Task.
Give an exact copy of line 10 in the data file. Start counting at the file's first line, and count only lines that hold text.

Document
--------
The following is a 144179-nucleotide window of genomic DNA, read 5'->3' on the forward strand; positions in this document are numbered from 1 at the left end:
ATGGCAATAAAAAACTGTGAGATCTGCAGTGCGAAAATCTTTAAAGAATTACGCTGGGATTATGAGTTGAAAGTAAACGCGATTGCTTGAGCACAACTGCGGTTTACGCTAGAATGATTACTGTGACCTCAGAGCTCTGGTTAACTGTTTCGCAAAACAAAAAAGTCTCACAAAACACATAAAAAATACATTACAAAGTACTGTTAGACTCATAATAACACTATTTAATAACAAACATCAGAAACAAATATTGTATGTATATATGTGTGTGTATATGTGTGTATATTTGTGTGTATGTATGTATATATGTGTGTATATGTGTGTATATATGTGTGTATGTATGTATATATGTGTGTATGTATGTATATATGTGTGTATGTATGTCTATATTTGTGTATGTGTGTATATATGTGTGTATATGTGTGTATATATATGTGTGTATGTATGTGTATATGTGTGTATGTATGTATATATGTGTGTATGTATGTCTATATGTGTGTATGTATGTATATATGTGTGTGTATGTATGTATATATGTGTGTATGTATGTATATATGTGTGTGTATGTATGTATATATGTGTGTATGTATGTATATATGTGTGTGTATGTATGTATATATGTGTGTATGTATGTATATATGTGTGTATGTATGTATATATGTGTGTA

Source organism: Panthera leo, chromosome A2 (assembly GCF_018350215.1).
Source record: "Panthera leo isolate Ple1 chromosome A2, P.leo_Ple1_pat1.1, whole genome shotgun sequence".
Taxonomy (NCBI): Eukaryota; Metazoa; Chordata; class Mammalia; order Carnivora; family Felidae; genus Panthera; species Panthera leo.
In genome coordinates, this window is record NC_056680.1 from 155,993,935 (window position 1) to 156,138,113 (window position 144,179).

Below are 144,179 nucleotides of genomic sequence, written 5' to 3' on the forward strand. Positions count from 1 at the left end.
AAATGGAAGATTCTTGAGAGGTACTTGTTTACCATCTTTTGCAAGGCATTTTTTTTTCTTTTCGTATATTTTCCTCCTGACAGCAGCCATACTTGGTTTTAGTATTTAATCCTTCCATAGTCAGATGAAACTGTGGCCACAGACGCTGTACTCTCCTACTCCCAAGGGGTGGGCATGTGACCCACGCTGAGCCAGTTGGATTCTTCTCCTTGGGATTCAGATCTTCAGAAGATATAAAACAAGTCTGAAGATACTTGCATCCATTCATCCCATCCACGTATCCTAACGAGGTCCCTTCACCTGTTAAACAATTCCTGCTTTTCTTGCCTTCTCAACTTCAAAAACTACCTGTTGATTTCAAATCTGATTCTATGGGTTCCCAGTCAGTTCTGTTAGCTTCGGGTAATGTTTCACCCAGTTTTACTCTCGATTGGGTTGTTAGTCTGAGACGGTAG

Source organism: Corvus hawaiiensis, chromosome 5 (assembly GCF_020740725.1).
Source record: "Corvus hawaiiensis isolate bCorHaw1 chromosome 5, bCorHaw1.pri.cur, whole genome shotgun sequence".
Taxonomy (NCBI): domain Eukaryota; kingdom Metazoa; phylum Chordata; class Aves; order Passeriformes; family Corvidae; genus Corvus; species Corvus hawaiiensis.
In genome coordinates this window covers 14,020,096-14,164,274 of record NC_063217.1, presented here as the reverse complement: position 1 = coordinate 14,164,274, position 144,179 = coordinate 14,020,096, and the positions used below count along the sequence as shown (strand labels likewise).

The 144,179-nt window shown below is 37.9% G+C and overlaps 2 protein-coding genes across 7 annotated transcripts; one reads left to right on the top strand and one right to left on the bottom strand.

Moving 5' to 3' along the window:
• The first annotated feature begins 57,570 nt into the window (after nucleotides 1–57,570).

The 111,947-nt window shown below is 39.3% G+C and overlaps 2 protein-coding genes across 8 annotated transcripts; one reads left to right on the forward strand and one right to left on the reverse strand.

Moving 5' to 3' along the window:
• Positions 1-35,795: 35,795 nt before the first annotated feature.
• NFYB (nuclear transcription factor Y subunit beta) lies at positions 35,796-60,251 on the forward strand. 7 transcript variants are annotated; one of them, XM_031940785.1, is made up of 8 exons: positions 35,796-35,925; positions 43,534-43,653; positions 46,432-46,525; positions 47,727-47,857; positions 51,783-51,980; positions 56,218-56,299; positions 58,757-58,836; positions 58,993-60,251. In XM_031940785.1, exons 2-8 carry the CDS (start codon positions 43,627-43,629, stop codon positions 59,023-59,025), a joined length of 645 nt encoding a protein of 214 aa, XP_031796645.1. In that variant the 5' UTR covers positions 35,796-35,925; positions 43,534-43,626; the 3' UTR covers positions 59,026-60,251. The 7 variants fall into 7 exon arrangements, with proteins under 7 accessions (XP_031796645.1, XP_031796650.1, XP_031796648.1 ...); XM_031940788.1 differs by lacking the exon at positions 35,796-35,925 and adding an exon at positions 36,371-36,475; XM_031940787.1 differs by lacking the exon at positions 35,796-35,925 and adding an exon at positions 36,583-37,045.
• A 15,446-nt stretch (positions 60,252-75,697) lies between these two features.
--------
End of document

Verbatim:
Source record: "Corvus hawaiiensis isolate bCorHaw1 chromosome 5, bCorHaw1.pri.cur, whole genome shotgun sequence".